Posted in Book Reviews

Solovyov and Larionov by Eugene Vodolazkin – Herald Review

Solovyov and Larionov

Solovyov and Larionov

Solovyov and Larionov

Eugene Vodolazkin

Translated by Lisa Hayden

Oneworld, £14.99

Review by Shirley Whiteside

Eugene Vodolazkin, an award-winning author, was born in Kiev and now lives in St Petersburg, Russia. Solovyov and Larionov is his debut novel, although it is the third to be translated from Russian to English. It tells the story of Solovyov, a young history student at the tail end of the 20th Century, who is given an unusual topic for his thesis; the life of the Imperial General Larionov.

Solovyov has been living and studying in St Petersburg for some years, keen to leave his impoverished childhood behind and forge a new life for himself. He tends to be an observer of events, watching other people and analysing their actions and motives. He applies the same level of analysis to his studies and throws himself into the study of General Larionov. Solovyov’s need to carefully consider all the angles of a person or situation means that the novel progresses at a stately pace. At times this is a little frustrating but the expressive language that Vodolazkin employs, and the amusing asides, makes up for the lack of momentum. ‘In the eyes of the young Larionov, every movement his great-grandfather made, even the very knock of his peg leg on the parquet floor, was filled with a special dignity.’ The narrative voice is strong and imposing, demonstrating a confidence not often seen in debut novels. ‘What, one might ask, unites two such dissimilar individuals as the historian Solovyov and the General Larionov, if of course it is permissible to speak of uniting a budding young researcher and a battle-weary commander who, furthermore, is no longer on this earth?’

Solovyov learns that General Larionov was a distinguished, and notoriously bloody, commander in the White Russian army during the Russian Civil War. He became a heroic figure for the Imperialists but intriguingly was allowed to live out his life in the new Soviet Union without his past Tsarist loyalties being used against him. Instead, to Solovyov’s amazement, he appears to have been left alone and even given a pension by the Soviets. The General settles in the Crimean resort of Yalta, spending his days on the beach looking out to the Black Sea. When he dies, he leaves behind a memoir, but it is incomplete. Solovyov travels to Yalta to try and track down pages rumoured to have been lost.

No doubt, a more intimate knowledge of Russian tertiary education and research communities would reveal many more insider jokes, but Lisa Hayden’s translation is full of Vodolazkin’s wry humour. ‘In her case, this was not a matter of the historian’s external features, something the scholarly community permits itself to mock, due to her height (187 centimeters) and the emergence of a mustache after the age of forty.’ Solovyov does not escape his dry wit either. On a visit to the beach at Yalta, a novelty for Solovyov who grew up in the interior of Russia, a place known only by the train station name, Kilometer 715, provides Vodolazkin with an opportunity to gently poke fun at the young man’s naivety on forgetting to bring fresh underpants with him. ‘After Solovyov sat down to buckle his sandals, the contour of his swimsuit developed on the back of his shorts, as if on wrinkled photographic paper.’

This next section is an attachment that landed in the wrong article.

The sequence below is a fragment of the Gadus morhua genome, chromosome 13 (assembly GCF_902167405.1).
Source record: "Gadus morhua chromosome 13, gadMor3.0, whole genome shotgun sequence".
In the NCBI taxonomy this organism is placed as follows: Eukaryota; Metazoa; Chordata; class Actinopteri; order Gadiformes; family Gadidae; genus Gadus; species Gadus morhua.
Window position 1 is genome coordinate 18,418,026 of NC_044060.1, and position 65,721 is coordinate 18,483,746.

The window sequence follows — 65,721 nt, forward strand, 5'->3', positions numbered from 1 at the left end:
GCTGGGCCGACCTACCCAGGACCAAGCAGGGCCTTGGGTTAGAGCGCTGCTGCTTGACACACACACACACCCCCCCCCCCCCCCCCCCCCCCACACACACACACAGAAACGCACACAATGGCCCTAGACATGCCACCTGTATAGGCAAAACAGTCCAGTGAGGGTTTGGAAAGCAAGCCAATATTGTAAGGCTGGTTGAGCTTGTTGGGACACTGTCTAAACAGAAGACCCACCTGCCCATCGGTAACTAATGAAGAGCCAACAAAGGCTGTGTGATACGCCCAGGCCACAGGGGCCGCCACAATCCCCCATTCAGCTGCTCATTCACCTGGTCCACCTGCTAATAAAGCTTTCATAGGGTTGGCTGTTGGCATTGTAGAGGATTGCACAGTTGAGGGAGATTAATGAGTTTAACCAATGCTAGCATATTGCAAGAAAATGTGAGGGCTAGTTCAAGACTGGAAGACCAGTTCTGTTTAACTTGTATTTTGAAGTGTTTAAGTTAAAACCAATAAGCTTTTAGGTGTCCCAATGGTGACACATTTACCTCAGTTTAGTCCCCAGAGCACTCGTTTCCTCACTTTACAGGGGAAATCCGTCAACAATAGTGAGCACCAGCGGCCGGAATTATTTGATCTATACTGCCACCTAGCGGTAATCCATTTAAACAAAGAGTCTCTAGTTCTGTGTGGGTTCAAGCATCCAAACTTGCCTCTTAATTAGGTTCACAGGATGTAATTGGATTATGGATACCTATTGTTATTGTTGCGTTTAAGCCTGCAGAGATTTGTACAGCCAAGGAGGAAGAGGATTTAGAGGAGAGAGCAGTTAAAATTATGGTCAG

While in Yalta, Solovyov meets Zoya, whose mother was an assistant to the General in his later years, providing a living link to the General. She reminds Solovyov of his first sexual experiences back in Kilometer 715, timed to coincide with a train passing so that his grandmother wouldn’t hear what he was up to with a local girl. The self-possessed Zoya, who works at the Chekhov Museum, is just one of many surprises that await Solovyov in Yalta.

With its humour and philosophical reflections – do we ever learn from our past mistakes, as humans and as nations? – this is an ambitious undertaking for a first novel. It is to Vodolazkin’s credit that he pulls it off, creating a substantial, beguiling work that engages the reader on several levels. It encompasses a detective story, historical events, and even a little romance.

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Posted in Book Reviews

The Blind Astronomer’s Daughter – Herald Review

The Blind Astronomer’s Daughter
John Pipkin
Bloomsbury, £18.99

AMERICAN author John Pipkin’s second novel is set in the late 18th and early 19th centuries, and chiefly concerns the fate of two women called Caroline. Caroline Herschel is based on a real person, while Caroline Ainsworth is Pipkin’s invention. Their stories are set in a time when exploration of the sciences flourished, especially the study of the night skies, provoked by The Great Six-Tailed Comet of 1744. Visible in London for weeks, it scared some into believing, “that there is a hole in the sky’s vault leaking the bright essence of heaven itself.” It was also a time of revolution. The recent French Revolution was descending into a blood bath while discontent in Ireland grew.